Epic is dangerous!

The leader in an industry where the U.S. government is spending $30 billion to try and make medical records more accessible, Epic has faced increasing criticism that its software is cumbersome to use and was designed not to work with other systems.

Posted in General Discussion, EBM, Medical Home, John's Blog
3 comments on “Epic is dangerous!
  1. Jack Seavy says:

    Epic is a completely closed system. My Primary Care Physician accepts Optima Insurance (Sentara Healthcare is 100% Epic) but has no access to my records and Epic. After a recent hospitalization I had complete access to my own records and test results but my PMD had no access. He is not employed by Sentara and hence cannot get access to Epic. He had no records from the numerous specialists who saw me in the hospital. How can this possibly lead to quality care of a patient? My PMD has to request faxes or letters from Sentara which his staff has to manually insert into his own EHR from a different company. Now if I return to a specialist in the Sentara system they have no access to my PMDs medical records. All my medications and further testing by my PMD in the EPIC system are completely out of date and inaccurate. Now someone in the specialists office has to enter records manually from my PMD into Epic. This is a horrible waste of time leading to many errors on “Both” sides of the Medical Records battle. The patient is caught in the middle. This is very inefficient and very dangerous. All EHR’s at the minimum need to communicate with each other seamlessly. Epic is a leader in keeping all other’s out of their system.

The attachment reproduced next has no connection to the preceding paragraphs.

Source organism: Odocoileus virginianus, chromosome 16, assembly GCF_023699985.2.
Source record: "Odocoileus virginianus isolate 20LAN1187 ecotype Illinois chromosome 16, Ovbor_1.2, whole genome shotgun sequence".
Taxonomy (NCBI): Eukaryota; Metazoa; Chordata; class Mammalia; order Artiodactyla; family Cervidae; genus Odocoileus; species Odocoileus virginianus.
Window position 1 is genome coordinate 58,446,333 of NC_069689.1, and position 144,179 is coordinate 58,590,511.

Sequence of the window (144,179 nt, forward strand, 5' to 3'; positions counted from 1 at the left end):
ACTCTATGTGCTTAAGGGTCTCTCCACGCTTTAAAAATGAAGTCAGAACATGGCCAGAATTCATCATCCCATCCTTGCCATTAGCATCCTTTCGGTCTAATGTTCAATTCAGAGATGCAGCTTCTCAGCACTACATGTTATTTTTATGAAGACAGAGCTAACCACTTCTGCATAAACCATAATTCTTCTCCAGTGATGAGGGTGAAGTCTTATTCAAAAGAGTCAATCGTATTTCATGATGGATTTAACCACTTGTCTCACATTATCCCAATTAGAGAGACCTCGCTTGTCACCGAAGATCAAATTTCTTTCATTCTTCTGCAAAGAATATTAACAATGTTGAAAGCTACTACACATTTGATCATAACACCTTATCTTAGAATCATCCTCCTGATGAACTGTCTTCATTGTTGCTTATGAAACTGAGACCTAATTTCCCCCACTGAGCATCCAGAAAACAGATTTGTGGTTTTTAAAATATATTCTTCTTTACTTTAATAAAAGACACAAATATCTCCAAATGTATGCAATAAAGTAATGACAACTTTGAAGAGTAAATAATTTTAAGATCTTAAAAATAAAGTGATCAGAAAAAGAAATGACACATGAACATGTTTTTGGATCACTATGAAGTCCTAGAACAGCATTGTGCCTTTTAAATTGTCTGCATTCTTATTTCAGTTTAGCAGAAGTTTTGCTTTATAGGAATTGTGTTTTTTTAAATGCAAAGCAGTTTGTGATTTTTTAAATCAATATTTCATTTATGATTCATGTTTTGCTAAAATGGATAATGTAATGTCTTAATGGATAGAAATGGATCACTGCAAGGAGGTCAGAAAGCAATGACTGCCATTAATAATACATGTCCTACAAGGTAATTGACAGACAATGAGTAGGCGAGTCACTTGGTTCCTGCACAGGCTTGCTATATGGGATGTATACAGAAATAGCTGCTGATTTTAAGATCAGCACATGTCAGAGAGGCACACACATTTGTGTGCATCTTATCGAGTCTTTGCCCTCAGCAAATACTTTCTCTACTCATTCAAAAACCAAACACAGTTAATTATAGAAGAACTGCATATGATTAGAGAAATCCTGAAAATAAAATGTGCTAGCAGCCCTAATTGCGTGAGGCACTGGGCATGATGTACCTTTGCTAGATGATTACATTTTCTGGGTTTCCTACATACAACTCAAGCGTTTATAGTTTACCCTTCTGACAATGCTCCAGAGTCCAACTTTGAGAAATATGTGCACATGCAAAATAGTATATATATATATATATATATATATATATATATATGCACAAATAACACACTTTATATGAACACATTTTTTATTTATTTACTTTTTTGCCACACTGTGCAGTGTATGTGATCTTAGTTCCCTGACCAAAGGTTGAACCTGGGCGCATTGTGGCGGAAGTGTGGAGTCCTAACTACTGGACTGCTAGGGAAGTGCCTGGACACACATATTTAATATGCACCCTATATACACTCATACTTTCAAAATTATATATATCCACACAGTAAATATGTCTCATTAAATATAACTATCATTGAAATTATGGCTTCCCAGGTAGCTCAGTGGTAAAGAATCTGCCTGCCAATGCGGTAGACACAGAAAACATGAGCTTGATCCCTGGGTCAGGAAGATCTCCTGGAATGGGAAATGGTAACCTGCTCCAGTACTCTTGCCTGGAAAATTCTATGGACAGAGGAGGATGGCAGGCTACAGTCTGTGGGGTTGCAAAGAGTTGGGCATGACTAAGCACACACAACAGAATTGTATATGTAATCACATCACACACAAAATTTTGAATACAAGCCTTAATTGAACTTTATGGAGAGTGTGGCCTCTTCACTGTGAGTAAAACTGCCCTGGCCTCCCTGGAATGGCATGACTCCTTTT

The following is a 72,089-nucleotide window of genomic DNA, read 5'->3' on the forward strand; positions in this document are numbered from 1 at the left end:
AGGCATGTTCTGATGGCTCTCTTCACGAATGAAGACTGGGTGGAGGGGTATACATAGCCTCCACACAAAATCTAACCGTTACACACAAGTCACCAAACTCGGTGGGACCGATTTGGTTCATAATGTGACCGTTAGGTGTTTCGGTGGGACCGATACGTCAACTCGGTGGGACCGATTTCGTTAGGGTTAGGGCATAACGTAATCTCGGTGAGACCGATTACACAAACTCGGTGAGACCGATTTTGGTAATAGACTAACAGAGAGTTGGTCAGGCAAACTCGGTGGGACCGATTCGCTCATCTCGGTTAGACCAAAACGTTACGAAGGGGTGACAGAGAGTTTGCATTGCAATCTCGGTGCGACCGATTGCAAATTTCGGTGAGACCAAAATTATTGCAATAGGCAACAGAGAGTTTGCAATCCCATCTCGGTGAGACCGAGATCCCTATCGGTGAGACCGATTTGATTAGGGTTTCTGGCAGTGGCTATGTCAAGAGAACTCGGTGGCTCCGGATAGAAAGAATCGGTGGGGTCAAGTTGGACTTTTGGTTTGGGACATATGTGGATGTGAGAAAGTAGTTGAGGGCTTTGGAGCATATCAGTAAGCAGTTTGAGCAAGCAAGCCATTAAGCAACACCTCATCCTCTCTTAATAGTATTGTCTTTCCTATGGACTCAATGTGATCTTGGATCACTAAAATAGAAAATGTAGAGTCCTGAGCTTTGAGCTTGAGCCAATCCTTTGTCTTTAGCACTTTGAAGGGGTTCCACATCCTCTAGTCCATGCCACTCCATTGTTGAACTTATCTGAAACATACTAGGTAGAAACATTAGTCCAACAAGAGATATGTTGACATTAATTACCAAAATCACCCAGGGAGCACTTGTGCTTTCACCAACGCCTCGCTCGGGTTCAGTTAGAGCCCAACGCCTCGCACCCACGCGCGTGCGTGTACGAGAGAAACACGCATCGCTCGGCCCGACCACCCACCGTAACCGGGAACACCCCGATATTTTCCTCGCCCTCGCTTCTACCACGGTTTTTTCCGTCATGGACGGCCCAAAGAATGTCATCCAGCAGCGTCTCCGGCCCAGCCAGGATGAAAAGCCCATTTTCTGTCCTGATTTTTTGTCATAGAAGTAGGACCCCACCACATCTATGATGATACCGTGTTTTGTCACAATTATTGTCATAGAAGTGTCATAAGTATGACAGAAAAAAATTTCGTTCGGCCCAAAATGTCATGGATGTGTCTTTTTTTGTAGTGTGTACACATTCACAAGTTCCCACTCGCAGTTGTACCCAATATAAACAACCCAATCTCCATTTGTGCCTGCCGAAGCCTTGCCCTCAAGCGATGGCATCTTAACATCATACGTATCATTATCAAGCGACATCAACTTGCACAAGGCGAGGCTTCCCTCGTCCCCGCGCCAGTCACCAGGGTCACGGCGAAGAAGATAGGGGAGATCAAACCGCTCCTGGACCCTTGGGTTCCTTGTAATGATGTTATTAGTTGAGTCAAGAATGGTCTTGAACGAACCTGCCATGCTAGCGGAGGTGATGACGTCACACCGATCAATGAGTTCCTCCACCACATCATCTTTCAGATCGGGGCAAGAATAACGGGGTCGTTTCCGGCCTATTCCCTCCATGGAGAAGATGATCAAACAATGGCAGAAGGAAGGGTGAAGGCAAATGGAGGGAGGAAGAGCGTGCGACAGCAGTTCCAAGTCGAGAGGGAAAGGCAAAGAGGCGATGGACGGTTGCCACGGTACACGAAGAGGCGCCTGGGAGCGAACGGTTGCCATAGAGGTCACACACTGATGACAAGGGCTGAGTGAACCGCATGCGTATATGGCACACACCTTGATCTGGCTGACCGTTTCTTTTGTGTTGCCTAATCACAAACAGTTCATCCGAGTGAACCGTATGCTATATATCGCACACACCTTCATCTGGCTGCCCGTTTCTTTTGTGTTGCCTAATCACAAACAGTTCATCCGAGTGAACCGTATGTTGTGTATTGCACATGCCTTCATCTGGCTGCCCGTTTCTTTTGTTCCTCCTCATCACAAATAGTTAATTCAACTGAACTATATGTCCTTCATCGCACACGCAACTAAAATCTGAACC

2. John says:

    The real question is – given the meaningful use initiative, how could this happen.

  3. Jack Seavy says:

    It is a little unfair to pick on Epic on this issue, as all EMR systems are proprietary to some extent. Sentara/Optima wants primary care physicians and specialists to be employed or in their network. For instance, if I was a VA patient and found myself in Virginia Beach and was admitted to a Sentara hospital, none of my VA records would be available real time to my Sentara providers unless I as the patient hand delivered the records. It would be interesting to see if two competing Epic systems would seamlessly communicate with each other. My guess is they would not. If I was an Epic patient in Virginia Beach and wound up injured on the Blue Ridge highway and was admitted to Roanoke Memorial Hospital (another large Epic system) would Roanoke have access to my Epic records from Virginia Beach? I don’t know the answer to this but my guess is they would not be available to my Roanoke caregivers in real time.
    It is a perilous world out there for patients and at this point in time patients should carry their own paper records in the trunk of their cars to hand out in person when they wind up ill in a competing system.

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